Family, Far and Near

Before you travel to visit second cousins or great aunts, help your child and relatives expand their conceptions of family with these tips.

Introducing adopted child to family

Some of us are lucky enough to live close to our extended family, and our children have frequent contact with aunts, uncles, and cousins. Most of us, however, get to see certain family members only occasionally. If you’re planning to visit some of those far-flung relatives this holiday season or summer, there are several things you can do to make sure the trip goes well.

Preparing Your Child

Preschool children live in the moment. Weeks or months are forever to them, and they may not remember family members they met last summer, or on the last holiday.

These people, however fond you may be of them, will be strangers to your child, but there are several ways to “introduce” them before the reunion:

  • Create a scrapbook. Include family photos from years ago, as well as recent shots, to help your child relate to the adults he’ll meet. Let your child look through the book whenever he wants, and carry it to the event, where it can be an ice-breaker.
  • Share family lore. Tell stories about your own childhood experiences with these family members. Such tales help your child understand how these “strangers” fit into the family picture.
  • Emphasize shared experiences and attachments, rather than bloodlines and genetic ties. You don’t want your child to approach the visit with the feeling that everyone, except him, is biologically related. Talk about relatives who entered the family through marriage or adoption, emphasizing that love and commitment bind them to the family.
  • Reassure your child that she can spend time alone with you, if she wants to, during the family event.

Preparing Your Relatives

Extended family may not be as well informed about adoption as your immediate family or the friends and neighbors you see regularly. Several weeks before the visit:

  • Take a family photo that clearly shows everyone’s face and projects a sense of intimacy and affection, through hugs and smiles. Send the photo with a message that says: “Our family can’t wait to see you again, and to have you get to know our son. We’ve told him so much about you!”
  • Compose a letter summarizing recent family history, including the adoption. Describe how delighted you are to be an adoptive family and to have this child as your own. If there are other children in your family, emphasize the relationships between siblings. This letter can resemble those that families send out at year’s end to bring friends and relatives up to date.

Meeting the Family

Preschoolers can be shy around new people, and may not know what to say or how to behave. Here are ways to smooth introductions on the big day:

  • Practice greeting new people — making eye contact, exchanging names, asking and answering questions. You might make it a game by having a tea party and pretending to be an unknown relative. Then switch roles and allow your child to play Aunt Gladys.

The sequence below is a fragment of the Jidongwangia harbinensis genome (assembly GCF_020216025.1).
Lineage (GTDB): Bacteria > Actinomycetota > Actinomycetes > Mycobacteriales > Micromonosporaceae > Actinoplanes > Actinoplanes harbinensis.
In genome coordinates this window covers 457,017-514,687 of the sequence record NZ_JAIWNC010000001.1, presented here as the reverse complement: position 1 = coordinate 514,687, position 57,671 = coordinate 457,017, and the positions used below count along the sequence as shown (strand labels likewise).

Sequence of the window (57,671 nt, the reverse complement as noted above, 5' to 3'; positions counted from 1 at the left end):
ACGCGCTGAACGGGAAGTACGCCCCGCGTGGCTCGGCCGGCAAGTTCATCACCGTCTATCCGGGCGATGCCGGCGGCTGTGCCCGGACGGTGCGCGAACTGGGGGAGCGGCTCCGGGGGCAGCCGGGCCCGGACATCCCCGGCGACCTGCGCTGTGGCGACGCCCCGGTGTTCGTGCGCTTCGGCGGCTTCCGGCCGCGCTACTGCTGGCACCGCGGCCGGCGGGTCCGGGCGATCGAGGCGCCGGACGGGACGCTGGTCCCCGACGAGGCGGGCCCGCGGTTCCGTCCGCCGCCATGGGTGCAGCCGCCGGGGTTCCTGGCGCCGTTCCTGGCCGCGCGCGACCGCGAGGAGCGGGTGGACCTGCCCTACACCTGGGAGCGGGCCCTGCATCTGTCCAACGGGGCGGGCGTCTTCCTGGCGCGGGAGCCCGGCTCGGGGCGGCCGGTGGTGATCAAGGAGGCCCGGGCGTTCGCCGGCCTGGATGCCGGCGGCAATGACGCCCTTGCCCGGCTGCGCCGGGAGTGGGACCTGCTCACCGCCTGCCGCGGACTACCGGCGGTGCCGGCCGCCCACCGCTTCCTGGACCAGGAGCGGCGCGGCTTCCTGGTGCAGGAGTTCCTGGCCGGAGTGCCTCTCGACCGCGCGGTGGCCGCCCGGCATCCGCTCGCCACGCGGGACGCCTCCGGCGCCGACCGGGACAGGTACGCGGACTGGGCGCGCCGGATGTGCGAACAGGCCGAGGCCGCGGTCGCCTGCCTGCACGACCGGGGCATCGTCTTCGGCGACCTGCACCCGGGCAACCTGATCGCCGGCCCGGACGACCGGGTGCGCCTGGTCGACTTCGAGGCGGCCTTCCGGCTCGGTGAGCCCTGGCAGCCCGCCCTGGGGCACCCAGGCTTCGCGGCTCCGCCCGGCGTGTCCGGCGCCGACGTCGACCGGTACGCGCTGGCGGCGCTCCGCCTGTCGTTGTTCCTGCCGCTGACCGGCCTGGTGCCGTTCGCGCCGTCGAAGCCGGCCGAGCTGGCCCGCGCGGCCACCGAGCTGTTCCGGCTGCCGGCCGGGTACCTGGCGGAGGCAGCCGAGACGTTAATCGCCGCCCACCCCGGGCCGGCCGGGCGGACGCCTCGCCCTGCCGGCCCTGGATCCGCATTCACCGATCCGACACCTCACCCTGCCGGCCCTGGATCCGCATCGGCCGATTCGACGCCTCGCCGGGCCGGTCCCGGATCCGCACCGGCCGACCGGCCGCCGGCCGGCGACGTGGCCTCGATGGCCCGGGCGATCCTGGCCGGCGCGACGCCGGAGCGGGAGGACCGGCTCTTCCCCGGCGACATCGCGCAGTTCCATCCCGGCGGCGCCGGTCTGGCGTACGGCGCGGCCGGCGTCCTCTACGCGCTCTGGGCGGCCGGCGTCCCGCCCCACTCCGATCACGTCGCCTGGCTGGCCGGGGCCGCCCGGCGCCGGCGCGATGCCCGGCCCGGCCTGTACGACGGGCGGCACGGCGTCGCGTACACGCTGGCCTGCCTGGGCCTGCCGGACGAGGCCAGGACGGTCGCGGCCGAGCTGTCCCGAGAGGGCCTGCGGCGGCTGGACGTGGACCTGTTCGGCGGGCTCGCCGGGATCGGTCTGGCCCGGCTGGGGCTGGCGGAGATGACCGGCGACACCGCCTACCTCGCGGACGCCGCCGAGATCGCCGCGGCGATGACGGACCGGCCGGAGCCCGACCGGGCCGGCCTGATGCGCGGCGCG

• Bring games or toys to the gathering that he can share with his cousins. Choose items that will appeal to both genders and a range of ages, like sidewalk chalk, jump ropes, crayons, and coloring books. Practice sharing and cooperating at home.
  • Bake a favorite treat or snack, and put your child in charge of distributing it. Or assemble goody bags that your child can hand out to the other kids, as a gift from your family.
  • Prepare your child to share his story. Help your child practice answering basic questions from curious cousins about where he is from and how he joined your family. Not all children will notice differences, or be aware of adoption, but, if your child’s appearance differs greatly from the rest of the family, it helps to be prepared.

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When Relatives Don't Relate

We all hope our families will warmly welcome our children. But if you find yourself faced with someone who doesn’t "get" adoption, adapt the following responses:

Myth: Blood is thicker than water.

"We all have close friendships and family relationships with people who aren’t genetically related to us. Husbands and wives share emotional intimacy, as well as beds, utensils, sometimes even toothbrushes. Yet, before choosing to be family members, they were strangers."

Myth: Adoptive parents are not real parents.

"A child’s real parent is the adult who nurtures, nourishes, and loves him. The real parent is the person to whom the child runs when he is scared or excited, and the one who nurses him when he’s sick and rocks him to sleep. Parenting has nothing to do with genetics."

Myth: Parents feel different about adopted children.

"Our child may look different to you, but every inch of his body, expression on his face, and hair on his head is familiar to and beloved by us, his parents. He is ‘our own’ cherished child."


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